# Radio Wave Polarization

Here is a simplified explanation of polarization and Stokes parameters.

A single electromagnetic wave can be thought of as an oscillating electric and magnetic field. The direction in which the electric field oscillates is the polarization direction. The polarization angle can have values between 0 and 180 degrees.

### Monochromatic Waves

In the following text, $\delta$ refers to the phases of electric field vectors and $\phi$ to their polarization angle. $E$ denotes an electric field and $V$ the voltage of this field.

The electric field of a harmonic, monochromatic plane wave at a fixed location in space can be described by electric field components in the x- and y-directions:

$E_x(t) = A_1\,e^{i\omega t}$ and

$E_y(t) = A_2\,e^{i\omega t},$

which are two linearly polarized waves with orthogonal polarization directions and the circular frequency $\omega$. The complex amplitudes $A_1$ and $A_2$ are $A_1 = a_1 e^{i\delta_1}$ and $A_2 = a_2 e^{i\delta_2}$, with the real amplitudes $a_1$ and $a_2$ and phases $\delta_1$ and $\delta_2$. The absolute phases of $A_1$ and $A_2$ are not important; only the relative phase $\delta = \delta_2 − \delta_1$ matters so that:

$A_1 = a_1$ and

$A_2 = a_2\,e^{i\delta}$.

The electric field vector of arbitrary polarization then reads:

$\mathbf{E}(t) = \binom{A_1}{A_2}\,e^{i\omega t} = \left(a_1 \mathbf{e}_x + a_2 \mathbf{e}_y e^{i\delta}\right) e^{i\omega t}$

in which $\mathbf{e}_x$ and $\mathbf{e}_y$ are unit vectors of a Cartesian coordinate system.

The electric field vector $\mathbf{E}(t)$ is a complex number. It is understood that this is the analytic representation of a plane harmonic wave. To obtain a physically meaningful quantity, for instance the voltage V(t) within the radio receiver, one has to take the real part of the above equation:

$V(t) = \mathfrak{Re}\left[\left(A_x \mathbf{e}_x + A_y \mathbf{e}_y \right) e^{i\omega t} \right]$.

In general, the imaginary part of the analytic signal does not physically exist. Also, whenever nonlinear operations are applied to the electric field vector such as squaring, etc., the real parts must be taken first and the operation is applied to these alone. This, however, is not necessary if the time average of a quadratic expression is required.

The polarization or position angle $\phi$ of the electric field vector is defined by:

$\tan\phi = \frac{E_x}{E_y} = \frac{a_2}{a_1}$.

With the amplitudes $a_1$ and $a_2$ expressed by the amplitude $a_0$ of the initial wave and the polarization angle $\phi$:

$a_1 = a_0\cos\phi$ and

$a_2 = a_0\sin\phi$,

the polarization state of a linearly polarized wave is completely described by $a_0$ and $\phi$ in terms of two linear polarization components.

### Stokes Parameters

Three independent parameters are needed to describe the polarization state of the initial vector wave. In the case of linear polarization components, these are the amplitudes $a_x$ , $a_y$ and the relative phase $\phi$. A practical way of expressing these parameters is by the use of the so-called Stokes parameters. The following relation exists-by definition-between Stokes parameters and the amplitude and phase of the polarization components:

$I = a_x^2 + a_y^2$

$Q = a_x^2 - a_y^2$

$U = 2 a_x a_y \cos \delta$

$V = 2 a_x a_y \sin \delta$.

Stokes I is the total power signal received through both hands of polarization. Stokes Q and U are the two (x and y) components of the linearly polarized fraction of the signal, and Stokes V represents the circularly polarized component.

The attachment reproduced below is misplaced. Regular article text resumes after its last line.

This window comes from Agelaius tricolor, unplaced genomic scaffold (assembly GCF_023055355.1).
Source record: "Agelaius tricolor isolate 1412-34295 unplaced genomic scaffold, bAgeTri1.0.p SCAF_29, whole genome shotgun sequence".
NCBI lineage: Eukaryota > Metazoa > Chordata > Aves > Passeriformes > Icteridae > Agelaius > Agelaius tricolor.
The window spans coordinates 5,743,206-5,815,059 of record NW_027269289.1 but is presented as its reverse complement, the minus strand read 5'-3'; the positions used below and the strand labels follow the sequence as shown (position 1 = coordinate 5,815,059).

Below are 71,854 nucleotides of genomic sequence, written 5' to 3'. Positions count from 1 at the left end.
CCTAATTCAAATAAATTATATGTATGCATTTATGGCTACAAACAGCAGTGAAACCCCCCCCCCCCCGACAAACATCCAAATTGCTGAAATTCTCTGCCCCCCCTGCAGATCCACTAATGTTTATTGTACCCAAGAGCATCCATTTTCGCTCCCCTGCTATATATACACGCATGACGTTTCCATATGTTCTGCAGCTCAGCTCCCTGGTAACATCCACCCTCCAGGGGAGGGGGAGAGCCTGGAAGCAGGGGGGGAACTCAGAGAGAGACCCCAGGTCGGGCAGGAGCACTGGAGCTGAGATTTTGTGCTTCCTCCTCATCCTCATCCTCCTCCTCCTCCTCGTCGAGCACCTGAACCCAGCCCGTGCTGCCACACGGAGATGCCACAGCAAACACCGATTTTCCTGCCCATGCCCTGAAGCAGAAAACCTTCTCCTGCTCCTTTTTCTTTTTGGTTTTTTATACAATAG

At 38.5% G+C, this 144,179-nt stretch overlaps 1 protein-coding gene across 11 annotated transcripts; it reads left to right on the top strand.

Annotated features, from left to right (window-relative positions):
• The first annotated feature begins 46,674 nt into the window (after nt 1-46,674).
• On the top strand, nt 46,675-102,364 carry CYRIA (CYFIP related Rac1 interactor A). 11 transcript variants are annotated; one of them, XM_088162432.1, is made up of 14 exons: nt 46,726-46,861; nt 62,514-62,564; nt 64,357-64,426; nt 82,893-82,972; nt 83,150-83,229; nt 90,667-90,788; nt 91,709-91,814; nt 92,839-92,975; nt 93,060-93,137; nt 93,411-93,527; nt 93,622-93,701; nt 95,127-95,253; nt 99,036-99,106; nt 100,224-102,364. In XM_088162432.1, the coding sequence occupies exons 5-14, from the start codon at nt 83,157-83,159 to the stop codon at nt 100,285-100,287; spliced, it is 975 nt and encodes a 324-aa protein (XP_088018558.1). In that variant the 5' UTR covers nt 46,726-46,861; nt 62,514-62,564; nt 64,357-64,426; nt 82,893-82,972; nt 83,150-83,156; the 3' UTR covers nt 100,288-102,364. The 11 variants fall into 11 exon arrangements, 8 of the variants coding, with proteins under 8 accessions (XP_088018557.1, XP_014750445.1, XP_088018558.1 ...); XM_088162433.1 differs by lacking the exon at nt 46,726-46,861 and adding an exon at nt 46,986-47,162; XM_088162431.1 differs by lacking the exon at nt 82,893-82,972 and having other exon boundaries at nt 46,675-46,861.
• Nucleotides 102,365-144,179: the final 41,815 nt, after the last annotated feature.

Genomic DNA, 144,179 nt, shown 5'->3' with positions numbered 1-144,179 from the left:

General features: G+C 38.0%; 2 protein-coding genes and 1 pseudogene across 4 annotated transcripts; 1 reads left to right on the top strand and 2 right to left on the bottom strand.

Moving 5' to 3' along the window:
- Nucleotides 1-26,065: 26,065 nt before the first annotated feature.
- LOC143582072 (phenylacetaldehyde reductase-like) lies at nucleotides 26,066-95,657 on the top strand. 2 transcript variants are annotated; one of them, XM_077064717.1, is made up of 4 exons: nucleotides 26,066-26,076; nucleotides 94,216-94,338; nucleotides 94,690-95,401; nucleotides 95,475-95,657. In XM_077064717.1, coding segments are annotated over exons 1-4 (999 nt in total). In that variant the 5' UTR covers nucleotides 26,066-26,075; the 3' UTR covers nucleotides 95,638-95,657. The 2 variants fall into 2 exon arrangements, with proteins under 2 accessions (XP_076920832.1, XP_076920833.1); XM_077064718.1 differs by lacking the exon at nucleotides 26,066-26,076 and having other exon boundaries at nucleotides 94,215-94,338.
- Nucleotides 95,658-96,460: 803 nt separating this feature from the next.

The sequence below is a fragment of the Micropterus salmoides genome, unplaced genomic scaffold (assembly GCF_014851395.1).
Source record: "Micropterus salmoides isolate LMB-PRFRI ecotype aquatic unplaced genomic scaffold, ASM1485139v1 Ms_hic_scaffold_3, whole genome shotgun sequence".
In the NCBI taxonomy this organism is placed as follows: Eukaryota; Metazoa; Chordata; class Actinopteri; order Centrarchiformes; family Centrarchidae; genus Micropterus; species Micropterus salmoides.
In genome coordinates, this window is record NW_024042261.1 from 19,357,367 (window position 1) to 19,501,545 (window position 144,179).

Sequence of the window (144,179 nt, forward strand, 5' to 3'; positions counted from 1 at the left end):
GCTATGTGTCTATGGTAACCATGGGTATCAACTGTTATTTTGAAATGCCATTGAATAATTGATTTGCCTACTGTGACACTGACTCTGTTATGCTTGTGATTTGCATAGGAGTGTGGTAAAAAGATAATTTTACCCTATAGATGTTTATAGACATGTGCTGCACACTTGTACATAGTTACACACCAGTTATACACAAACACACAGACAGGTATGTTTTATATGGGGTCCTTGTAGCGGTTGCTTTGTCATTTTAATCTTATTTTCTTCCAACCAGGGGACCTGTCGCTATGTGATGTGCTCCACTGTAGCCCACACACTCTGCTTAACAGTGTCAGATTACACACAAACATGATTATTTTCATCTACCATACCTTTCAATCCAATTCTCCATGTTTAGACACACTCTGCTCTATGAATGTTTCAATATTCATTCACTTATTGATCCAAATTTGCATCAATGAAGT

The amplitude (polarized intensity PI) of the polarized component can be calculated as follows:

$\mathrm{PI} = \sqrt{U^2 + Q^2}$

and the polarization angle PA of the linearly polarized component:

$\mathrm{PA} = \arctan\left(\dfrac{Q}{U}\right)$

The fractional (percentage) polarization PP is given by:

$\mathrm{PP} = \mathrm{PI} / I$

### Partial Polarization

A single electromagnetic wave is fully polarized. In nature, however, electromagnetic radiation is produced by a large ensemble of radiators, producing incoherent waves. Incoherent radiation may still show a statistical correlation between the polarization components. This can be interpreted as partial polarization. Stokes parameters are then given by time averages:

$I = \left<a_x^2\right> + \left<a_y^2\right>$

$Q = \left<a_x^2\right> - \left<a_y^2\right>$

$U = 2 \left<a_x a_y \cos \delta\right>$

$V = 2 \left<a_x a_y \sin \delta\right>$.

### Polarization Measurements

A polarimeter does not measure the amplitudes and phase differences of the polarization components directly; it rather detects time-averaged products of the two components, such as, for example, the following product of the x- and y-components:

$\left<V_x V_y\right> = \lim\limits_{T'\to\infty} \frac{1}{4T'} \int_{-T'}^{T'} \left(E_x + E_x^*\right) \left(E_y + E_y^*\right) dt$.

With

$\frac{1}{2T'} \int_{-T'}^{T'} e^{2i\omega t} dt = \frac{T}{4\pi T'}\sin 2\omega T' \approx 0$

for $T' \gg T$ the time-averaged product becomes:

$\left< V_x V_y \right> \propto A_x A_y^* + A_x^* A_y = a_x a_y \cos \delta$

and hence a measure for Stokes U. Using the analytic representation, this equation can be written as:

$\left< V_x V_y \right> = \mathfrak{Re} \left(E_x E_y^*\right) = a_x a_y \cos\delta$.

Time averaging the other possible products gives other Stokes parameters, which leads to the following variant of the definition of Stokes parameters:

$I = \left< E_x E_x^* \right> + \left< E_y E_y^* \right>$

$Q = \left< E_x E_x^* \right> - \left< E_y E_y^* \right>$

$U = 2 \, \mathfrak{Re} \left< E_x E_y^* \right>$

$V = 2 \, \mathfrak{Im} \left< E_x E_y^* \right>$.

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